It was the afternoon of November 9, 2016 when news of President Trump’s surprise victory in the US general election was broadcast to Australian shores. For nearly two years, many Australians have believed that this consequential event was of no consequence to them. But for any Australian with a mortgage, funding an Australian-dollar-denominated home: November 9, 2016 was indeed a very important day.


Andrew Macken is the Chief Investment Officer of the Montaka funds and the Montgomery Global funds. He established MGIM in 2015 in partnership with Montgomery.

This post was contributed by a representative of Montgomery Investment Management Pty Limited (AFSL No. 354564). The principal purpose of this post is to provide factual information and not provide financial product advice. Additionally, the information provided is not intended to provide any recommendation or opinion about any financial product. Any commentary and statements of opinion however may contain general advice only that is prepared without taking into account your personal objectives, financial circumstances or needs. Because of this, before acting on any of the information provided, you should always consider its appropriateness in light of your personal objectives, financial circumstances and needs and should consider seeking independent advice from a financial advisor if necessary before making any decisions. This post specifically excludes personal advice.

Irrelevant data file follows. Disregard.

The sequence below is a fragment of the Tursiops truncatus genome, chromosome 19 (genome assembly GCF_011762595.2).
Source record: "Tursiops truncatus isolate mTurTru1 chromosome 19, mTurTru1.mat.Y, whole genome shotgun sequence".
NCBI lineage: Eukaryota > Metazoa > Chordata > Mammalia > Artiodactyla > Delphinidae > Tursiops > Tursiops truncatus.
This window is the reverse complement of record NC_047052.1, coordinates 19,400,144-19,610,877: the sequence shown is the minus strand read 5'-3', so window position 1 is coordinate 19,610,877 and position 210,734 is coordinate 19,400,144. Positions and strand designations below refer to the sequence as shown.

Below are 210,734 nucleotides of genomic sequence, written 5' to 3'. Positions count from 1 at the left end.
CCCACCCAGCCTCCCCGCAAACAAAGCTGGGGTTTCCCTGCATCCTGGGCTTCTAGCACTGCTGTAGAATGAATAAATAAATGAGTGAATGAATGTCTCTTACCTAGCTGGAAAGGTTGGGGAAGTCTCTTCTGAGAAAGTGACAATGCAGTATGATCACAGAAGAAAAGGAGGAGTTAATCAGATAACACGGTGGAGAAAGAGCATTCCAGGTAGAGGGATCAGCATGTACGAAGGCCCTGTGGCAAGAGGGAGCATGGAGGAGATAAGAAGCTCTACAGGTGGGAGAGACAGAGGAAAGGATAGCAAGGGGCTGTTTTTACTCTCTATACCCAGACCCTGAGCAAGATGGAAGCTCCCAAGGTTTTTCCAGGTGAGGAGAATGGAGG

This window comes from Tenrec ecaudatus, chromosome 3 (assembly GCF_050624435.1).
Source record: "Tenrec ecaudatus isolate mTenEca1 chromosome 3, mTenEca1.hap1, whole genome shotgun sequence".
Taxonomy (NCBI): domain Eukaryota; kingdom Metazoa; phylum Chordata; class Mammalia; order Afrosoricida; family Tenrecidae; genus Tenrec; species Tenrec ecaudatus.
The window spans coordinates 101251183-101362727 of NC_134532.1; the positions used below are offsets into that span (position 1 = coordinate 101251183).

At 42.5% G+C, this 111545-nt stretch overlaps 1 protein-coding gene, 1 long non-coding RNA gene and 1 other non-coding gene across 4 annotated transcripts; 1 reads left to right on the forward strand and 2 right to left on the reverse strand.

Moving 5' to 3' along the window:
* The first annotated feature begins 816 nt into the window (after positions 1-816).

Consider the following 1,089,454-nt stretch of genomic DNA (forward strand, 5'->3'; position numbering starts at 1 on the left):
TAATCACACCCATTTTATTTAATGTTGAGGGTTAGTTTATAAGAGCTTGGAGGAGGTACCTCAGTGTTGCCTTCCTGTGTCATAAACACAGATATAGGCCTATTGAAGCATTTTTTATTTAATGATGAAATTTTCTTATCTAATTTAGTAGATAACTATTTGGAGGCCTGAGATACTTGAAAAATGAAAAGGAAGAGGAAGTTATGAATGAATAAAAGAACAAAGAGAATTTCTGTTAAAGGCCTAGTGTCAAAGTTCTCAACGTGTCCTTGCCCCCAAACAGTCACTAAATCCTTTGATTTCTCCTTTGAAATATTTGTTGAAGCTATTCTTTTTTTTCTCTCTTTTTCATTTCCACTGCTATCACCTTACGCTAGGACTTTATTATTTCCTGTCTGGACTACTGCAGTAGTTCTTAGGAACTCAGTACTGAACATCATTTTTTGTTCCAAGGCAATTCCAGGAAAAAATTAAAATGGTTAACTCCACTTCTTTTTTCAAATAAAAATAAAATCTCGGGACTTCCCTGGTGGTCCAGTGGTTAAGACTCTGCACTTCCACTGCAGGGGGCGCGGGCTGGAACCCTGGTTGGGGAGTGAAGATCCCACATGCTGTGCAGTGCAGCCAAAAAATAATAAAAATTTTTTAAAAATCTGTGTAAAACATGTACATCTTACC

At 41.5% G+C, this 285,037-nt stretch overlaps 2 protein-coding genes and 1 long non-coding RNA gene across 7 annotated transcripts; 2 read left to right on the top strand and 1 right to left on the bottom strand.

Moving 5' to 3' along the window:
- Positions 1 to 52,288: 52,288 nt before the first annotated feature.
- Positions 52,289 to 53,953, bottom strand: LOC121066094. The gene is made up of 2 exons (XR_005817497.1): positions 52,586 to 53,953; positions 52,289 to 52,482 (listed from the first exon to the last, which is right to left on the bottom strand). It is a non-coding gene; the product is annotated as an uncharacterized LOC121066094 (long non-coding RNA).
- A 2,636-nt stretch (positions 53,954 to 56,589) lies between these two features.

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  1. Hi, Roger